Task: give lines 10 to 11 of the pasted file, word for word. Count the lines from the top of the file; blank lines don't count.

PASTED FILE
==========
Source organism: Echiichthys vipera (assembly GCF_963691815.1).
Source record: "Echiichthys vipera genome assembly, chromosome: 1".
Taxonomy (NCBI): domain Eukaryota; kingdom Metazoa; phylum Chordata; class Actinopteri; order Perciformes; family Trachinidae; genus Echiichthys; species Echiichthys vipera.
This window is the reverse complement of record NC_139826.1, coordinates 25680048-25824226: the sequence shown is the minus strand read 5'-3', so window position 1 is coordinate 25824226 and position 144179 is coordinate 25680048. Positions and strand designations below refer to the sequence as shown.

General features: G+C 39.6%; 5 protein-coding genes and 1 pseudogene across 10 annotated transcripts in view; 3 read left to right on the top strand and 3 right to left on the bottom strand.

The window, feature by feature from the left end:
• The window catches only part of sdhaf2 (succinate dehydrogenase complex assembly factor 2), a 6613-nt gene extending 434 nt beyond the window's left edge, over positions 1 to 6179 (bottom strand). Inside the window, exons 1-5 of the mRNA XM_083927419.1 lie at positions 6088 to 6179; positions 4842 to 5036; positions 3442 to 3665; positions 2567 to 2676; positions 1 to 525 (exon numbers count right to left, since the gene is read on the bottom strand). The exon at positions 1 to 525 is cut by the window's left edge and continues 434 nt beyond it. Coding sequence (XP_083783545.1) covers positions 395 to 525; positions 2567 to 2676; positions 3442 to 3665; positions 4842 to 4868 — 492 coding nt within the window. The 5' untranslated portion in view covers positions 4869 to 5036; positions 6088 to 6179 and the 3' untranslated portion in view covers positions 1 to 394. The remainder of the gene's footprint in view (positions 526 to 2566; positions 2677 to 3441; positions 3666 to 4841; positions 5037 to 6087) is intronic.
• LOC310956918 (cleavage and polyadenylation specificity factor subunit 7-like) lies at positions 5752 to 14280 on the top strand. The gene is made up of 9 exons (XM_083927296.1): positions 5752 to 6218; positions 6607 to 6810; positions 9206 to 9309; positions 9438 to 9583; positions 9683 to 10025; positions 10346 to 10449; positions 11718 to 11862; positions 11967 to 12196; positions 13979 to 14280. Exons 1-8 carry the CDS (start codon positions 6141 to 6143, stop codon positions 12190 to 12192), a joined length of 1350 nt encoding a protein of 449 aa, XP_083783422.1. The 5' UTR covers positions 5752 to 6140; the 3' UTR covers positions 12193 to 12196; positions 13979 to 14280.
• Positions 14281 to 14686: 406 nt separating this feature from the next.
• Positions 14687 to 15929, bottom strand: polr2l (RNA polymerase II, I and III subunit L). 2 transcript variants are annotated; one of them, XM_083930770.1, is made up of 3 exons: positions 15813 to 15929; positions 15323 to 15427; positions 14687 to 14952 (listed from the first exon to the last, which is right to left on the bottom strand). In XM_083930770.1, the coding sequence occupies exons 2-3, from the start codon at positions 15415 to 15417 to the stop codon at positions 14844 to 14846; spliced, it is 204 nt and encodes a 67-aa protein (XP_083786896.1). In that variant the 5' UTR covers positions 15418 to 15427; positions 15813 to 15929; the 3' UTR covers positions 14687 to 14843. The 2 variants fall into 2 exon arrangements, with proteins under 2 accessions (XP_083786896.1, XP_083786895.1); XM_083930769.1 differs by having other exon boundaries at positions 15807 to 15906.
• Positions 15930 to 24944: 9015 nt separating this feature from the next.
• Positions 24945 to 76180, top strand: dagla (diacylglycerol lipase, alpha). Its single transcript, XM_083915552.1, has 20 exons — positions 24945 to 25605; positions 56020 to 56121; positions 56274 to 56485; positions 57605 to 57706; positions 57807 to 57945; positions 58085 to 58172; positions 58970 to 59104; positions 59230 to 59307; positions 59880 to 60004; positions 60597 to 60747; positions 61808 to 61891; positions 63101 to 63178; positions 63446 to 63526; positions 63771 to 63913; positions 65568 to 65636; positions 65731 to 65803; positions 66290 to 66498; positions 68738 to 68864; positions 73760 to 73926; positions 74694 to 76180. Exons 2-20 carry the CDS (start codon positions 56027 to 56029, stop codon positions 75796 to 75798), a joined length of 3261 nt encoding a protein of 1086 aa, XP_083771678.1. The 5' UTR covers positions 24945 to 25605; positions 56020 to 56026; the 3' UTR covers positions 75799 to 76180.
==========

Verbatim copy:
• Positions 14687 to 15929, bottom strand: polr2l (RNA polymerase II, I and III subunit L). 2 transcript variants are annotated; one of them, XM_083930770.1, is made up of 3 exons: positions 15813 to 15929; positions 15323 to 15427; positions 14687 to 14952 (listed from the first exon to the last, which is right to left on the bottom strand). In XM_083930770.1, the coding sequence occupies exons 2-3, from the start codon at positions 15415 to 15417 to the stop codon at positions 14844 to 14846; spliced, it is 204 nt and encodes a 67-aa protein (XP_083786896.1). In that variant the 5' UTR covers positions 15418 to 15427; positions 15813 to 15929; the 3' UTR covers positions 14687 to 14843. The 2 variants fall into 2 exon arrangements, with proteins under 2 accessions (XP_083786896.1, XP_083786895.1); XM_083930769.1 differs by having other exon boundaries at positions 15807 to 15906.
• Positions 15930 to 24944: 9015 nt separating this feature from the next.